Earlier this week on our Chicago medical malpractice law blog, we mentioned that scientists and the Centers for Disease Control and Prevention are becoming very concerned about the spread of CRE in medical facilities because CRE infections are becoming more difficult to treat with antibiotics.
As you may have already gathered, adult infections can be extremely dangerous and fatal. Fortunately, many other types of infections can be treated with antibiotics before complications from infections result in serious, disabling or fatal injuries. In order for antibiotics to work, though, doctors need to diagnose infections in a timely manner. This means doctors cannot overlook patients’ symptoms. When symptoms are ignored or overlooked by doctors, infections may continue to grow and cause irreparable harm.
For example, a patient who had suffered an infection after a spinal surgery has recently filed a lawsuit against two doctors in Illinois for contributing to his disabling injuries that were later caused by the infection. The man claims that he had complained to his doctors about pain after the surgery, but they ignored his complaints.
As it turned out, the man was experiencing complications from his surgery, which later developed into an infection. The infection went undiagnosed for too long and the man suffered permanent injuries.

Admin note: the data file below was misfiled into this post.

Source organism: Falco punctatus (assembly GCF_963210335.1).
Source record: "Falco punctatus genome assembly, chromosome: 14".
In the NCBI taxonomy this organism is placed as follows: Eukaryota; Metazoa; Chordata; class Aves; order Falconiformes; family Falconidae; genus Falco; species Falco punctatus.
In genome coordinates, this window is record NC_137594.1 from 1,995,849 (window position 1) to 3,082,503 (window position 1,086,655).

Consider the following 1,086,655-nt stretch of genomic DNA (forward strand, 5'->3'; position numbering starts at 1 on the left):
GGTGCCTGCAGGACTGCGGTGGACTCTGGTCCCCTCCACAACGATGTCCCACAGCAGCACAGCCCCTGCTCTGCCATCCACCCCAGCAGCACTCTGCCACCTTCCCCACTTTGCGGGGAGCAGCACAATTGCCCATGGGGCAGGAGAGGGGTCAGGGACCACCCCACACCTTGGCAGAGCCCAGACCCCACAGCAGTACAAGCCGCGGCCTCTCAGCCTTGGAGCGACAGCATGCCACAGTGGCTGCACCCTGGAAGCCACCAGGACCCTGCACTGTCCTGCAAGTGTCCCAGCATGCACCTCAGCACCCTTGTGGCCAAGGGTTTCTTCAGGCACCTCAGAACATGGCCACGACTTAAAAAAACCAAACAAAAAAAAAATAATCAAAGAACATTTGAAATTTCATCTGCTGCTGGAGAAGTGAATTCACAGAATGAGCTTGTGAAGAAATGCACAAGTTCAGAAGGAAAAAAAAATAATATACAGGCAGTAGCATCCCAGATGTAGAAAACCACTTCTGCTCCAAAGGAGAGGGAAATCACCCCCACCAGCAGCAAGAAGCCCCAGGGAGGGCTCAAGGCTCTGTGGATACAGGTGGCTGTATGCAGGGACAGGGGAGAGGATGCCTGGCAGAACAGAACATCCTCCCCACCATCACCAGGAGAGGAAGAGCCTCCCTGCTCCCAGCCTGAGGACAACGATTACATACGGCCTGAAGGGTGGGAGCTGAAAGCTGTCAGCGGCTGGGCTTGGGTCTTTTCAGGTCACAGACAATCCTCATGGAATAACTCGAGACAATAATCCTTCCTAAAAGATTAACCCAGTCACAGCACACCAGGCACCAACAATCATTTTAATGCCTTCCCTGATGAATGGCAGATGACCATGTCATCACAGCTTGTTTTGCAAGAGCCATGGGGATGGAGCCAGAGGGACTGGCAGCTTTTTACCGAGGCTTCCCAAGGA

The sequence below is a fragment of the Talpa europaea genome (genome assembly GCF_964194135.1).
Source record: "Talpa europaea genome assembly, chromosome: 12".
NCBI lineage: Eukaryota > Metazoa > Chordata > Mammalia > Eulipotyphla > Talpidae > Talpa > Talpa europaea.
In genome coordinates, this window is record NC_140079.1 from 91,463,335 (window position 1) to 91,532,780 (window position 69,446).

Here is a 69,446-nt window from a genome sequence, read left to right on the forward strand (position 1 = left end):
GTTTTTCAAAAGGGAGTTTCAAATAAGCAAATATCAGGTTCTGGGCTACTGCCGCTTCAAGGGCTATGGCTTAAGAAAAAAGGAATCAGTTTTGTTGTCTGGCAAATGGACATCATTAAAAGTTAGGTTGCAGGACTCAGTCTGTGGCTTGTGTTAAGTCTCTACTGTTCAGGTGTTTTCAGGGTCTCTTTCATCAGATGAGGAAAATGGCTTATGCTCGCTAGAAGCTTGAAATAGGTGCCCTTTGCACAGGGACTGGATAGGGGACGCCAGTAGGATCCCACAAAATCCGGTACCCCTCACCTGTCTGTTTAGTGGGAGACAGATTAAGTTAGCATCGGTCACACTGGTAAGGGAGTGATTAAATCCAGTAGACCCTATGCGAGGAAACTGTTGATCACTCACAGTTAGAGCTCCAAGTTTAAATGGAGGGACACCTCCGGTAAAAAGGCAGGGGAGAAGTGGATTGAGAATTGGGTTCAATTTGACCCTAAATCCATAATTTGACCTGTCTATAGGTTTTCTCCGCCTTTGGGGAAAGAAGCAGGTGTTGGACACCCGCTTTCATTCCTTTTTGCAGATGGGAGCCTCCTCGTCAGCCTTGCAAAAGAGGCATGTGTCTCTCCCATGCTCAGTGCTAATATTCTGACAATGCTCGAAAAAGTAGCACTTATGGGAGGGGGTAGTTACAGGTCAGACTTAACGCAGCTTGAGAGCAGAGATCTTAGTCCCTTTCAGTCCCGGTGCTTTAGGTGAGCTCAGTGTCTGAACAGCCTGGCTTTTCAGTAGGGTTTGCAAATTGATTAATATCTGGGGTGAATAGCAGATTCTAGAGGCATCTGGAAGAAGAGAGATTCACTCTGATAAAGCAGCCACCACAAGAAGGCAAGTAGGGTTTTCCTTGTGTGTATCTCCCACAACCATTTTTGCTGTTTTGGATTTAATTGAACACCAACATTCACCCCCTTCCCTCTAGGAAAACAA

The patient’s lawsuit was filed on March 4. The lawsuit claims that the patient began to experience severe pain after his surgery, and after reporting his pain to his doctors, he was told by his doctors that he was exaggerating his symptoms. However, the patient was later diagnosed with meningitis. After the infection was diagnosed, it was discovered that cerebral spinal fluid had been leaking after the man’s surgery was performed. The leaking fluid had caused the patient to experience pain and to develop the infection.
The patient is now seeking at least $300,000 in compensation for his injuries and other damages. The man’s injuries from the untreated infection have caused him to become disabled. He can no longer work, he will suffer neurological defects for the remainder of his life, and he has had to endure severe emotional and physical pain. It is truly unfortunate that this man was not properly treated for his pain when he first went to doctors to report his discomfort after his surgery.
Source: The Madison-St. Clair Record, “Meningitis followed spinal surgery, suit claims,” Kelly Holleran, March 26, 2013